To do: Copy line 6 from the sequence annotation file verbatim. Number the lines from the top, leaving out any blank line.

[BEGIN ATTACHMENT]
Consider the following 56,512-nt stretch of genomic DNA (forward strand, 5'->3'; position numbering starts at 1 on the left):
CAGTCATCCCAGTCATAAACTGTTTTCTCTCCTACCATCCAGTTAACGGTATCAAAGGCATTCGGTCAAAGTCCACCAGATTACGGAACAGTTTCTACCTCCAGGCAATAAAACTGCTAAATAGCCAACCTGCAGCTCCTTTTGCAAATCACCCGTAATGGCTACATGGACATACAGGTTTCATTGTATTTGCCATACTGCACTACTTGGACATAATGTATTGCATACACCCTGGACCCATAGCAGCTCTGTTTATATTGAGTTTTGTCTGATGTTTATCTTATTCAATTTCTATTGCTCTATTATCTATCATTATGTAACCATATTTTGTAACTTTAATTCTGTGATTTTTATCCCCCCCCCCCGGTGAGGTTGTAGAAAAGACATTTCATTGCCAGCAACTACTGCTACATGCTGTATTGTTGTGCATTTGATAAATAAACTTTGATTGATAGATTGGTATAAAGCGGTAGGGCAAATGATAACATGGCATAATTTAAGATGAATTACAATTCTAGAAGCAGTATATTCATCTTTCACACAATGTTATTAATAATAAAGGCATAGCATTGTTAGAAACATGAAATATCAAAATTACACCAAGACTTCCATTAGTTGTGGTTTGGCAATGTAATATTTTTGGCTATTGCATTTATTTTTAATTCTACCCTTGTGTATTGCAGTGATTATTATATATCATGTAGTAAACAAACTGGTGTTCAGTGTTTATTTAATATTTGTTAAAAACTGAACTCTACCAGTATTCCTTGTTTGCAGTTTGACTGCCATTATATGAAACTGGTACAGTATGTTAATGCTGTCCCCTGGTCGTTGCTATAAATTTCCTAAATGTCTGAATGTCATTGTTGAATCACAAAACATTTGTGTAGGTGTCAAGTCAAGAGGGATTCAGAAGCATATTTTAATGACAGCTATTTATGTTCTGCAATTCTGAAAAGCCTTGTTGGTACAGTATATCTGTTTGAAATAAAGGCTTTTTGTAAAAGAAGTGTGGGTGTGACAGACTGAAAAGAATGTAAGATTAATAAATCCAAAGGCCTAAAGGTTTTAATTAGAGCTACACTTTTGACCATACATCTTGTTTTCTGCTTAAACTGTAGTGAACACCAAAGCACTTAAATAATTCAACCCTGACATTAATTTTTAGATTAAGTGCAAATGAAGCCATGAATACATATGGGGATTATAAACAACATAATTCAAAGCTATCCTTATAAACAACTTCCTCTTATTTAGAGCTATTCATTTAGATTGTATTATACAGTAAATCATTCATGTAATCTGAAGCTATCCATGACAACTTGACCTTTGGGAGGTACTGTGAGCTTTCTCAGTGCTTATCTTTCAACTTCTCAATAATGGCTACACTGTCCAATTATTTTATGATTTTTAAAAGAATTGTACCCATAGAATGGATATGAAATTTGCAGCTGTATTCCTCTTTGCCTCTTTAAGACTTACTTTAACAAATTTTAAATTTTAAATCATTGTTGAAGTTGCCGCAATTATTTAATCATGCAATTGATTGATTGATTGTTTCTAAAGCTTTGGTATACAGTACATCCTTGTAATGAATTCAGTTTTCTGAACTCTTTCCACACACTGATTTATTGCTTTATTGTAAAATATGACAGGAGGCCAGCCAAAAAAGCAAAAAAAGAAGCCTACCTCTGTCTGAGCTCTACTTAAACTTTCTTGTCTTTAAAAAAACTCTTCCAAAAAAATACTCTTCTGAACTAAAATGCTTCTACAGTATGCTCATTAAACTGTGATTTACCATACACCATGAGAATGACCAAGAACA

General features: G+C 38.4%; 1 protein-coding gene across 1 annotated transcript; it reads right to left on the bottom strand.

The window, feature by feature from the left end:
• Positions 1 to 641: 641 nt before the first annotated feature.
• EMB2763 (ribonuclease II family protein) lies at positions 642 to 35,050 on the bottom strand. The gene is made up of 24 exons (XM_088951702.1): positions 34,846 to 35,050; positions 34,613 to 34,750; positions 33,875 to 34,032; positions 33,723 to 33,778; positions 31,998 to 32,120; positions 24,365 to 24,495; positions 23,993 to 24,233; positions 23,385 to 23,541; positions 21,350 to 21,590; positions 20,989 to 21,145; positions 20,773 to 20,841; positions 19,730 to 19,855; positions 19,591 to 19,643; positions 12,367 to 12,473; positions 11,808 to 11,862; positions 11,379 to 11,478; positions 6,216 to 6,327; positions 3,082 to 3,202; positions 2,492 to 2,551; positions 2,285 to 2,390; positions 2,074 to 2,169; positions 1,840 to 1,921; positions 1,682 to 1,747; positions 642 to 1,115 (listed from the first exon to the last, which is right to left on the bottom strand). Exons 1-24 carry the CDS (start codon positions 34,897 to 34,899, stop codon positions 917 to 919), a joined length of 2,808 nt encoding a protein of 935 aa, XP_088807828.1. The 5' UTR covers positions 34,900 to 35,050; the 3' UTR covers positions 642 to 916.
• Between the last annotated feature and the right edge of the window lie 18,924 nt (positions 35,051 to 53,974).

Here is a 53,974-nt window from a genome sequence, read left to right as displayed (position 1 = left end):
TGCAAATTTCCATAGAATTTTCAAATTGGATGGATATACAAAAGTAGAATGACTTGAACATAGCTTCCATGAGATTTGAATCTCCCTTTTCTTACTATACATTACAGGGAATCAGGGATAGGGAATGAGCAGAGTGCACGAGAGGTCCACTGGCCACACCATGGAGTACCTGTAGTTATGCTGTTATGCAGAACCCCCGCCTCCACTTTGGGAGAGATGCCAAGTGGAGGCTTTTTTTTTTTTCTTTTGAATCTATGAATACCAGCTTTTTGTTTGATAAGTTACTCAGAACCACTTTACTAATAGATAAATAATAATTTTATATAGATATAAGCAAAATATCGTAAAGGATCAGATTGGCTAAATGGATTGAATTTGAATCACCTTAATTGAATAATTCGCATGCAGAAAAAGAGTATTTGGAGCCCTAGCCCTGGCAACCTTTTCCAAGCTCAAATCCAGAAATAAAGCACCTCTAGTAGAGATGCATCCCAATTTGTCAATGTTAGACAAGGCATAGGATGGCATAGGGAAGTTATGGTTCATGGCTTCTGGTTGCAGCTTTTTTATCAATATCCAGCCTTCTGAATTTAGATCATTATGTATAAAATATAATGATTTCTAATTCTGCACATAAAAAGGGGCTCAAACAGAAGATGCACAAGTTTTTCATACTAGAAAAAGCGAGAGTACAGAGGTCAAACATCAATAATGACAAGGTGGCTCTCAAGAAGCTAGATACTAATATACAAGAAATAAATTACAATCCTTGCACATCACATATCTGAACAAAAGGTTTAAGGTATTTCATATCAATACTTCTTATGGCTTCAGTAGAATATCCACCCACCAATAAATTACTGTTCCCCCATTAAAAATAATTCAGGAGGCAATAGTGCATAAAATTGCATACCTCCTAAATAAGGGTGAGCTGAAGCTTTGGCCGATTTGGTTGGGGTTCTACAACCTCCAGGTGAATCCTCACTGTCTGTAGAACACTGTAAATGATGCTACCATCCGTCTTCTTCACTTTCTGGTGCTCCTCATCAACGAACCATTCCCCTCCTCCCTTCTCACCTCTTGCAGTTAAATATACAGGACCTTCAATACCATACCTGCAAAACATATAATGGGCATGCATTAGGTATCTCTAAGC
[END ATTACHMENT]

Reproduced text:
• EMB2763 (ribonuclease II family protein) lies at positions 642 to 35,050 on the bottom strand. The gene is made up of 24 exons (XM_088951702.1): positions 34,846 to 35,050; positions 34,613 to 34,750; positions 33,875 to 34,032; positions 33,723 to 33,778; positions 31,998 to 32,120; positions 24,365 to 24,495; positions 23,993 to 24,233; positions 23,385 to 23,541; positions 21,350 to 21,590; positions 20,989 to 21,145; positions 20,773 to 20,841; positions 19,730 to 19,855; positions 19,591 to 19,643; positions 12,367 to 12,473; positions 11,808 to 11,862; positions 11,379 to 11,478; positions 6,216 to 6,327; positions 3,082 to 3,202; positions 2,492 to 2,551; positions 2,285 to 2,390; positions 2,074 to 2,169; positions 1,840 to 1,921; positions 1,682 to 1,747; positions 642 to 1,115 (listed from the first exon to the last, which is right to left on the bottom strand). Exons 1-24 carry the CDS (start codon positions 34,897 to 34,899, stop codon positions 917 to 919), a joined length of 2,808 nt encoding a protein of 935 aa, XP_088807828.1. The 5' UTR covers positions 34,900 to 35,050; the 3' UTR covers positions 642 to 916.